What is Material Weakness?

Material Weakness

Share This...

Material Weakness

A material weakness refers to a deficiency in a company’s internal control over financial reporting that creates a reasonable possibility that a material misstatement in the financial statements will not be prevented or detected on a timely basis.

Internal controls are policies and procedures designed to provide reasonable assurance that the company’s operations are effective and efficient, that its financial reporting is reliable, and that it is in compliance with applicable laws and regulations.

A material weakness might exist due to factors such as:

  • Insufficient oversight by the company’s leadership.
  • Lack of segregation of duties (i.e., one person has control over all parts of a significant process, increasing the chance for error or fraud).
  • Information technology controls are weak (e.g., lack of controls over system access, changes, data integrity, etc.).
  • Personnel lack the qualifications and training to perform their assigned functions.
  • Key reconciliations of significant accounts are not performed.

An example could be a company lacking a process to review and reconcile its financial statements. Without this control, there is an increased risk that errors or fraudulent activity could occur and not be detected, leading to materially incorrect financial statements.

Auditors are responsible for assessing a company’s internal controls as part of their audit process, and they are required to communicate any material weaknesses they identify to those charged with governance.

Example of Material Weakness

Let’s say a software company named “TechSoft Inc.” has poor controls over recognizing revenue from its software licenses. According to the revenue recognition principle, revenue should only be recognized when it is earned and realizable. This means that for TechSoft Inc., they should only recognize revenue from their software licenses once the software has been delivered and installed at the client’s site and the payment is either received or reasonably assured.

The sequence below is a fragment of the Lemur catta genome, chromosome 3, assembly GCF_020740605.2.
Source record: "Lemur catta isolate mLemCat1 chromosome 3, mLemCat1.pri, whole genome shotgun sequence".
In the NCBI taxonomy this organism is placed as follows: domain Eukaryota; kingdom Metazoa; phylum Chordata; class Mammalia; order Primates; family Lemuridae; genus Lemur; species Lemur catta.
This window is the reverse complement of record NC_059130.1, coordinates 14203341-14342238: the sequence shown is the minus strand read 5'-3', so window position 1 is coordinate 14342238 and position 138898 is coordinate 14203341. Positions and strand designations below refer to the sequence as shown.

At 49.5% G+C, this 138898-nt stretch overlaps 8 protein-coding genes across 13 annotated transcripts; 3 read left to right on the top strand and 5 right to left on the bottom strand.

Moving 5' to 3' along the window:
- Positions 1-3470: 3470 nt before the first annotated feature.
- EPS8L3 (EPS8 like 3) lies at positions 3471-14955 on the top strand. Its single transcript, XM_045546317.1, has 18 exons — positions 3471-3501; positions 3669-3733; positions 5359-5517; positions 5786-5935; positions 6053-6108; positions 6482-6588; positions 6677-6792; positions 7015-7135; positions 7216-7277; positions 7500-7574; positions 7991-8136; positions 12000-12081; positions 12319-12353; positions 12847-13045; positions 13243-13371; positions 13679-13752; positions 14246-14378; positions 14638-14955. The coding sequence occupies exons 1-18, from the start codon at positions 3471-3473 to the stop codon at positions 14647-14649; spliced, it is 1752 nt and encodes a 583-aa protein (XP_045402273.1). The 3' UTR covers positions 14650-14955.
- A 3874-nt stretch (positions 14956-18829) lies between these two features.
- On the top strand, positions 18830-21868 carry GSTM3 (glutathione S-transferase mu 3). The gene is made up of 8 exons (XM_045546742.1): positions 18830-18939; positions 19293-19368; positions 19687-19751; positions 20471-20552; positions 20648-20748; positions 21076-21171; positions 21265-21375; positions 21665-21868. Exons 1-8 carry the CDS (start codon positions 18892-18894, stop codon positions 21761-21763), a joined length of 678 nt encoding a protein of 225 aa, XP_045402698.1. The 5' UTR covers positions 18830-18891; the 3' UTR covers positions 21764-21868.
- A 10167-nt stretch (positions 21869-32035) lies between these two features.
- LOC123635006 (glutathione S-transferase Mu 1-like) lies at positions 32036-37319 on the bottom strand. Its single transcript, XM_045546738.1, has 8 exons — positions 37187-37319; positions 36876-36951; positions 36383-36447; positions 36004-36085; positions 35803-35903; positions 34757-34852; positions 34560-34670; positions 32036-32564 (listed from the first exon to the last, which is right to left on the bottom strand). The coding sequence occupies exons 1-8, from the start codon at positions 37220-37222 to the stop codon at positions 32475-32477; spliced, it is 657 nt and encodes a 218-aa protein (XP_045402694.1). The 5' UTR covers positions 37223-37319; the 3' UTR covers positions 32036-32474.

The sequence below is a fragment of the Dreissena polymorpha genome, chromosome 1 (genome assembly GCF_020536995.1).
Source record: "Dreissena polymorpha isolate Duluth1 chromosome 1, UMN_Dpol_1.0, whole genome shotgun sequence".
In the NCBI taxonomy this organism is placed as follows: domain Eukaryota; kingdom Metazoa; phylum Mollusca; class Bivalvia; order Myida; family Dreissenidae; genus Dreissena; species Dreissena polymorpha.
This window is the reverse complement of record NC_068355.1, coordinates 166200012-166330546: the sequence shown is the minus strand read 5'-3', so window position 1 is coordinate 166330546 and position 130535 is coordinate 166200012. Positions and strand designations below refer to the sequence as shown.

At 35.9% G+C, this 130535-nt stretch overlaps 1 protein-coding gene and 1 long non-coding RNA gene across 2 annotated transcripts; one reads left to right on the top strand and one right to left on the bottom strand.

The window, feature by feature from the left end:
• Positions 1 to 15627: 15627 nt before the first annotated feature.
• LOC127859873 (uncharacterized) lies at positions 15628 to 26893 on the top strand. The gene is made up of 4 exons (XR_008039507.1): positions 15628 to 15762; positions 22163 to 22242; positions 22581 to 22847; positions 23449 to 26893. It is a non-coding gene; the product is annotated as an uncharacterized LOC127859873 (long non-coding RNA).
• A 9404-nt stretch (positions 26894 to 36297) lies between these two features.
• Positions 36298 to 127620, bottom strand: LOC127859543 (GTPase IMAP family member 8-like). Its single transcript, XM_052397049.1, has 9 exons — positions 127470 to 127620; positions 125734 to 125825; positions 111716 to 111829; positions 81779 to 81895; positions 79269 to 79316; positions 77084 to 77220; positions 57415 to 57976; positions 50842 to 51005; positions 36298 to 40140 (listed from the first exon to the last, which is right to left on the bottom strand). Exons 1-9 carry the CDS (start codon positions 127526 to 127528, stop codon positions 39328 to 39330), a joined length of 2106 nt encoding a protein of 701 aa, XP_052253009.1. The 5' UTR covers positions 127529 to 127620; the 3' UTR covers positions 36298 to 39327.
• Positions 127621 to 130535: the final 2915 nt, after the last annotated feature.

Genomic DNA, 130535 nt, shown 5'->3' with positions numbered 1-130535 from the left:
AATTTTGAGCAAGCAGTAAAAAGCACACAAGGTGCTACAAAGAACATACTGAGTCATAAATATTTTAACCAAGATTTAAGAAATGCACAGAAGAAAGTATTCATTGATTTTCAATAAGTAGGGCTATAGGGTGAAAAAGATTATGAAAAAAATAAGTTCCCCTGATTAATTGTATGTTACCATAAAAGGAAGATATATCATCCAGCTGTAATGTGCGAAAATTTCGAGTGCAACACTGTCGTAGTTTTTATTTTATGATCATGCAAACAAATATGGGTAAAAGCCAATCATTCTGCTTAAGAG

However, suppose TechSoft Inc. has a system where revenue from software licenses is automatically recognized once the sales order is logged into the system, even before the software is delivered or the payment is confirmed. This might lead to overstatement of revenues if the software cannot be successfully delivered or if the customer defaults on the payment.

This deficiency in the internal control over revenue recognition is a material weakness. It is “material” because an overstatement of revenue could potentially mislead investors or creditors about the company’s financial health. It could also impact decision-making regarding the company’s operations.

To correct this material weakness, TechSoft Inc. would need to improve its internal controls, for example by not recognizing revenue until all the necessary conditions are fulfilled: the software is delivered and installed, and the payment is received or reasonably assured.

Other Posts You'll Like...

Want to Pass as Fast as Possible?

(and avoid failing sections?)

Watch one of our free "Study Hacks" trainings for a free walkthrough of the SuperfastCPA study methods that have helped so many candidates pass their sections faster and avoid failing scores...